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No evidence of cardiac fatigue in tissue velocity curves at rest after 6 days of ultra-endurance exercise
Swedish School of Sport and Health Sciences, GIH, Department of Sport and Health Sciences, Björn Ekblom's research group.ORCID iD: 0000-0002-0642-4838
KTH, Skolan för teknik och hälsa.
Swedish School of Sport and Health Sciences, GIH, Department of Sport and Health Sciences, Björn Ekblom's research group.
KTH, Skolan för teknik och hälsa.
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2010 (English)In: European Heart Journal (2010) 31 (Abstract Supplement), 304-305, Oxford Journals , 2010, Vol. 31, no Abstract supplement, 304-305 p.Conference paper, (Refereed)
Abstract [en]

Purpose: The aim of this study was to investigate if extreme workload would induce signs of cardiac fatigue similar to that in skeletal muscle, e.g. decreased velocity of contraction.

Methods: The subjects were 12 men and 3 women who participated in the Adventure Racing World Championship, a 5-7 days non-stop competition open for mixed gender teams of four. All subjects were healthy, well-trained ultra-endurance athletes with experince from several years of training and competition at international elite level. Measurements of the heart's contraction velocities were conducted using tissue Doppler imaging (VIVID7) in a resting situation at baseline, immediately after the race, and after 24 hours of recovery.

Results: Characteristics for the subjects were at baseline (mean ± SD, for men and women): age 30±3 and 27±4; interventricular septal thickness 10.5±0.7 and 8.0±0.0 mm; left ventricular end-diastolic diameter 54.4±3.4 and 45.0±3.0 mm; posterior wall thickness 10.4±0.9 and 8.0±1.0 mm; early to late diastolic filling velocity (E/A) 2.3±0.6 and 2.2±0.2. Exercise duration was approx. 150 hours, and the calculated average work intensity was 40% of respective VO2peak, including time for rest, change of equipment, and food intake. Values of contraction velocities are presented in the table.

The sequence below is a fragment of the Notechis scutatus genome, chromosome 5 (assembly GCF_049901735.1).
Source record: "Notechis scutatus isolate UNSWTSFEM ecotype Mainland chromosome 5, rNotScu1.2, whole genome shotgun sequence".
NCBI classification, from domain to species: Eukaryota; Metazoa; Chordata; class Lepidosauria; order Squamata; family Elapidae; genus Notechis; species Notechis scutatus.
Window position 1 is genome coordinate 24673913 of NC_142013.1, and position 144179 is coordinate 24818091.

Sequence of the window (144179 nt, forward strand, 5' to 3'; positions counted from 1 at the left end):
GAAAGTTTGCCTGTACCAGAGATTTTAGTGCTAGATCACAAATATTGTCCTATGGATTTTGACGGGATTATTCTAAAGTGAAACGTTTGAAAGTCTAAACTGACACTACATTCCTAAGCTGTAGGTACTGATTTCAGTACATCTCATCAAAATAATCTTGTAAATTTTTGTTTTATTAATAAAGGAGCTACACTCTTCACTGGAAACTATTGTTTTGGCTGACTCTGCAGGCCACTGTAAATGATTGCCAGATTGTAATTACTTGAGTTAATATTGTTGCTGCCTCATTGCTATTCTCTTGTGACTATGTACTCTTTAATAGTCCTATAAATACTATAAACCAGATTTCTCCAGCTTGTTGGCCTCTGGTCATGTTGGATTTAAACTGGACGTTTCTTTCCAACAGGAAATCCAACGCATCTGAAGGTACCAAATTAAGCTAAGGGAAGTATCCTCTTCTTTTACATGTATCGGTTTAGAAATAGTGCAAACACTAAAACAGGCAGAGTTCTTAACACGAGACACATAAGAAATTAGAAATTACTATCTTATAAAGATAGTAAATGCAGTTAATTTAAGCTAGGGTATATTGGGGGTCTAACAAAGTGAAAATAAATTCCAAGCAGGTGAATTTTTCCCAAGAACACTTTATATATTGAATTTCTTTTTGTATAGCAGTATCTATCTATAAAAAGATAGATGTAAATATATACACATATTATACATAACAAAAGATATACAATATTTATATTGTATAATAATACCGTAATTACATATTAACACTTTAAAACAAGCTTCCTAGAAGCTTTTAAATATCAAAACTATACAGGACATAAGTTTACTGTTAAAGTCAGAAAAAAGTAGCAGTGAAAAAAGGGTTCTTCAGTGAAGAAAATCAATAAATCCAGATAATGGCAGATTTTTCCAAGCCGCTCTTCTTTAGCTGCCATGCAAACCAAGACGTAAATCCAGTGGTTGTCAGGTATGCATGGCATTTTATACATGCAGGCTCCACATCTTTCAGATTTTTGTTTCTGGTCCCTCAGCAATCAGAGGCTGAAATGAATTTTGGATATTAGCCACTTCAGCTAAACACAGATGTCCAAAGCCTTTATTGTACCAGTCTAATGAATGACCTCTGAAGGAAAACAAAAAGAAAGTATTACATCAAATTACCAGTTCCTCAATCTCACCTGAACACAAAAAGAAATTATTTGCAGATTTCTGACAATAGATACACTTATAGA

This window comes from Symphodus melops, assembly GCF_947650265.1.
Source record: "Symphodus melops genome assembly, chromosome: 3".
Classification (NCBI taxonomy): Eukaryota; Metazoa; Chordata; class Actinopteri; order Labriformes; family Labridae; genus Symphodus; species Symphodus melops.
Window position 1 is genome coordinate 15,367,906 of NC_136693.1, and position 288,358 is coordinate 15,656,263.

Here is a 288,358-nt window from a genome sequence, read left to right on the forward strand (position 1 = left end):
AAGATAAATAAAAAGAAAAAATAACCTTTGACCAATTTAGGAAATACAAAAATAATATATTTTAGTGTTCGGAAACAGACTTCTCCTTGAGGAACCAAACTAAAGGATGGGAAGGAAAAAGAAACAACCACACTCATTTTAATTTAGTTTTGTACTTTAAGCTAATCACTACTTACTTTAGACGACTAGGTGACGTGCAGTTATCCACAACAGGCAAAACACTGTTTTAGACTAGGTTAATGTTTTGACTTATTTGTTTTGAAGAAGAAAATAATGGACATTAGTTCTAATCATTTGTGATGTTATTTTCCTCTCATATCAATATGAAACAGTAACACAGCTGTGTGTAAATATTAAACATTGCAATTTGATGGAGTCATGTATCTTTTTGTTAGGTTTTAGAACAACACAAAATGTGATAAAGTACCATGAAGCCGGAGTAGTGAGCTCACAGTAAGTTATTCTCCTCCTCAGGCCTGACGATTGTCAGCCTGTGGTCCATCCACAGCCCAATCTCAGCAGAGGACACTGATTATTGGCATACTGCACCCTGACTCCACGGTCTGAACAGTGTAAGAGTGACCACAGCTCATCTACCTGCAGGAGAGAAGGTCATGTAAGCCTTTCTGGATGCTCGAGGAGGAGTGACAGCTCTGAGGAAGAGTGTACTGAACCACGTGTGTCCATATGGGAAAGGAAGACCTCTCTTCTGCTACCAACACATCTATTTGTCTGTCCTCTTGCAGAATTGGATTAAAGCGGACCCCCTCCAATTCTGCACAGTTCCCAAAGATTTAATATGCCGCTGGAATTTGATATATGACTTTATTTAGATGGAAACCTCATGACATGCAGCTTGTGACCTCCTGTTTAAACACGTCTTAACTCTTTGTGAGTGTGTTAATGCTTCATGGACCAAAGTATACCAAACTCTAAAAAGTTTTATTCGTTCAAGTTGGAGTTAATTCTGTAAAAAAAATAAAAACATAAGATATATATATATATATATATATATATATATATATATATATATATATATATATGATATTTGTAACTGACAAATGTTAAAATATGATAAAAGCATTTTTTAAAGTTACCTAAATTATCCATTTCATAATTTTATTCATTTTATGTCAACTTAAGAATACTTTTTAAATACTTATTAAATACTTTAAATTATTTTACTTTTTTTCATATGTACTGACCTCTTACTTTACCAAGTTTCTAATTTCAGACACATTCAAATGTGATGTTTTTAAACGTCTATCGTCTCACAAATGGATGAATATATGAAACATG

Conclusions: All athletes had normally sized hearts. Based on contraction velocities we found no evidence of cardiac fatigue after ultra-endurance exercise. A difference compared to studies that found cardiac fatigue in other sports (e.g. marathon, triathlon) is that even though our population exercised for an extreme duration the average intensity was low. This might point towards that exercise intensity, not duration, is the primary source for cardiac fatigue.

Place, publisher, year, edition, pages
Oxford Journals , 2010. Vol. 31, no Abstract supplement, 304-305 p.
Keyword [en]
Sports cardiology, cardiac fatigue, ultra-endurance exercise, adventure race
National Category
Cardiac and Cardiovascular Systems Sport and Fitness Sciences
Research subject
Medicine/Technology
Identifiers
URN: urn:nbn:se:gih:diva-1242OAI: oai:DiVA.org:gih-1242DiVA: diva2:346275
Conference
ESC Congress 2010
Projects
Physiology of Adventure Racing
Available from: 2010-08-31 Created: 2010-08-31 Last updated: 2017-03-31Bibliographically approved

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Mattsson, C. MikaelEnqvist, Jonas K.Ekblom, Björn
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